The European Space Agency is widening its net to include funding for British rocket companies like Orbex Space. Can UK firms rely on Europe for future funding, or will they be forced to look inwards for investment?
Fuelled by the astronomical growth of the commercial space sector, state agencies are renewing their space programs with a newfound sense of purpose and a view to benefiting from emerging commercial partnerships. The European Space Agency (ESA) has made it clear that it’s looking to take advantage of the new boom in space, having made history by sending a European astronaut onboard a joint mission between NASA and SpaceX. Director General of the ESA Josef Aschbacher stated that “This flight is significant because it shows that commercial space partners like SpaceX can work together with public institutions like NASA and the ESA”. Clearly, Europe is preparing itself for an ambitious expansion of space activities through commercial partnerships, some with British companies like Orbex Space. The question, then, is which space firms seem poised to benefit the most from this?
European Rocket Projects
On April 28 this year, the ESA successfully launched its flagship Ariane rocket from French Guiana with a payload of six commercial satellites onboard for clients from France, Norway, and the United States. The launch was carried out by the French space company Arianespace, handling all ESA launches of the Ariane 5 and Vega rockets. The ESA has reportedly ordered many rockets from the company, which will be integral to maintaining the agency’s Copernicus project for ongoing Earth observation.
Arianespace is currently at the front of the ESA’s commercial partnerships agenda. However, the agency recently commissioned German company Rocket Factory Augsburg AG to “study the future of the European space transportation sector”. It seems that the ESA is keen not to keep all its eggs in one basket when it comes to the future capabilities of its space infrastructure. As a result, we may well be seeing a new generation of players emerging to take a bite out of Europe’s growing space industry.
Will British Rockets Have a Place in ESA Partnerships?
Outside of the EU, UK firms are also racing to get their rockets into space and win valuable contracts for commercial launches. Interestingly, it seems that the ESA is taking note of this, awarding a total of $12.45 million in funding to Orbex Space and Skyrora as part of its Boost! initiative to encourage innovation in commercial space development. It may seem curious for a European state actor to be granting money to UK companies while Brexit is still very much an issue. However, a closer look at Orbex Space’s operations reveal the company to have a firm foothold in Europe, with offices in Copenhagen (home of founder and CEO Kristian von Bengtson) and Munich. Circumstances suggest that any money received by Orbex Space is likely to end up back in Europe, especially with the company currently subcontracting work to European firms such as Spain’s Elecnor Deimos, among others.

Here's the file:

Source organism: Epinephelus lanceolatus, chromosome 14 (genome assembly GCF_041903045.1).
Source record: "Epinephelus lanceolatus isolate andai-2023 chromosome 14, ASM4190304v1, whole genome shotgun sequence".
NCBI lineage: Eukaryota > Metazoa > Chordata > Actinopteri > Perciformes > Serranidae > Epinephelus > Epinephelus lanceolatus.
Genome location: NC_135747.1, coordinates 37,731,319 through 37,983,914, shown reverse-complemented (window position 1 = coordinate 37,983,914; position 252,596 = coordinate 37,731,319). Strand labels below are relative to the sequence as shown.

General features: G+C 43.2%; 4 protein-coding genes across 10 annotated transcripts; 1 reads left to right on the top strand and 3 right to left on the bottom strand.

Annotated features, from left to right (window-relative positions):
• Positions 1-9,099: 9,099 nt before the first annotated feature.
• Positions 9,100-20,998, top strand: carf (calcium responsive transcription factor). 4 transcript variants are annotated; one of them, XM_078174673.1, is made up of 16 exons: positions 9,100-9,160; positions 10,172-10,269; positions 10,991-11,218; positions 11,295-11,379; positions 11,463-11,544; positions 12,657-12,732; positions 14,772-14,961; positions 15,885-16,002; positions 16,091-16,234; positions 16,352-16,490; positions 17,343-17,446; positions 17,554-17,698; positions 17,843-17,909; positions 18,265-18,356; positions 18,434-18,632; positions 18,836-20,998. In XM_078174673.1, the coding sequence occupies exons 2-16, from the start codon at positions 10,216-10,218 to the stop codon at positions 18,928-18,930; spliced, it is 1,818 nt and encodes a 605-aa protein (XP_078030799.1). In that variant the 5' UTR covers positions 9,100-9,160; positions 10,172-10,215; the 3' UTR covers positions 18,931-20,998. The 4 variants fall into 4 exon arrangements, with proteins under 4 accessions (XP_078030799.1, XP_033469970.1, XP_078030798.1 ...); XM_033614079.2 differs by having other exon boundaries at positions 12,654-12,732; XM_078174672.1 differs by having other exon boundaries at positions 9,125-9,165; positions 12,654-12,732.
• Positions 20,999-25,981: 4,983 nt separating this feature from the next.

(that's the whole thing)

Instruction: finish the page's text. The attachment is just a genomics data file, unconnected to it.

This may leave Orbex Space in a precarious position. If the business profile reads as European, it may struggle to attract funding from the UK when it’s easy to prove that the ultimate beneficiaries of this funding are likely to be back in Europe. Conversely, it could find itself unable to access EU commercial infrastructure since the company is headquartered in Britain. Whether these circumstances result in a “worst of both worlds” outcome, it’s not an ideal position for Orbex Space to find itself in amidst the post-Brexit landscape of Europe.
The Future of Pan-European Space Partnerships
In the immediate aftermath of Brexit, many on both sides of the political spectrum forecasted the demise of a productive commercial relationship between the UK and EU. So far, this has not been borne out, as economic ties between the two will likely supersede the short-term political hostilities of Britain’s exit from Europe. However, sides are being drawn up, and it would be foolhardy for “British” companies like Orbex Space to stake their long-term futures in the industry on the generosity of the ESA. Sooner rather than later, the UK government will likely look to more authentically homegrown prospects to tap into the potential of the country’s commercial space sector. When this day comes, pouring British money back into Europe’s coffers via proxy firms will surely prove controversial.
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